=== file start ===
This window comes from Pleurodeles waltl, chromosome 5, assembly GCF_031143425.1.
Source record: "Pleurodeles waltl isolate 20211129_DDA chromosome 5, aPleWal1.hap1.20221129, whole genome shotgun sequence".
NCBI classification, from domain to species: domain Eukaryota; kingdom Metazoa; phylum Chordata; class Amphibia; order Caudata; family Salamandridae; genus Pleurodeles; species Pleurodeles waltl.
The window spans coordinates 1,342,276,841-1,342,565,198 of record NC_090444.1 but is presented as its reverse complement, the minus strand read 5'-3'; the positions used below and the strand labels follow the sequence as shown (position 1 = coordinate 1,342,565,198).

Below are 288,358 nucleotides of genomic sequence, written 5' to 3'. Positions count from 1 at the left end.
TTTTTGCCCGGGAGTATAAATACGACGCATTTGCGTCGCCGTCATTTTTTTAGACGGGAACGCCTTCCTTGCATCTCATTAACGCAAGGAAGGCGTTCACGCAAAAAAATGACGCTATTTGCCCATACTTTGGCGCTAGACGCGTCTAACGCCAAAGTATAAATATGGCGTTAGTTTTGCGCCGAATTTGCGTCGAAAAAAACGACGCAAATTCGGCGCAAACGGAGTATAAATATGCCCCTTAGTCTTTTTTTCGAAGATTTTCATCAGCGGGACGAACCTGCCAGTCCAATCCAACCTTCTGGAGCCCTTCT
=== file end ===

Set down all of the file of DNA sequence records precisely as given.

This window comes from Pleurodeles waltl, chromosome 5, assembly GCF_031143425.1.
Source record: "Pleurodeles waltl isolate 20211129_DDA chromosome 5, aPleWal1.hap1.20221129, whole genome shotgun sequence".
NCBI classification, from domain to species: domain Eukaryota; kingdom Metazoa; phylum Chordata; class Amphibia; order Caudata; family Salamandridae; genus Pleurodeles; species Pleurodeles waltl.
The window spans coordinates 1,342,276,841-1,342,565,198 of record NC_090444.1 but is presented as its reverse complement, the minus strand read 5'-3'; the positions used below and the strand labels follow the sequence as shown (position 1 = coordinate 1,342,565,198).

Below are 288,358 nucleotides of genomic sequence, written 5' to 3'. Positions count from 1 at the left end.
TTTTTGCCCGGGAGTATAAATACGACGCATTTGCGTCGCCGTCATTTTTTTAGACGGGAACGCCTTCCTTGCATCTCATTAACGCAAGGAAGGCGTTCACGCAAAAAAATGACGCTATTTGCCCATACTTTGGCGCTAGACGCGTCTAACGCCAAAGTATAAATATGGCGTTAGTTTTGCGCCGAATTTGCGTCGAAAAAAACGACGCAAATTCGGCGCAAACGGAGTATAAATATGCCCCTTAGTCTTTTTTTCGAAGATTTTCATCAGCGGGACGAACCTGCCAGTCCAATCCAACCTTCTGGAGCCCTTCT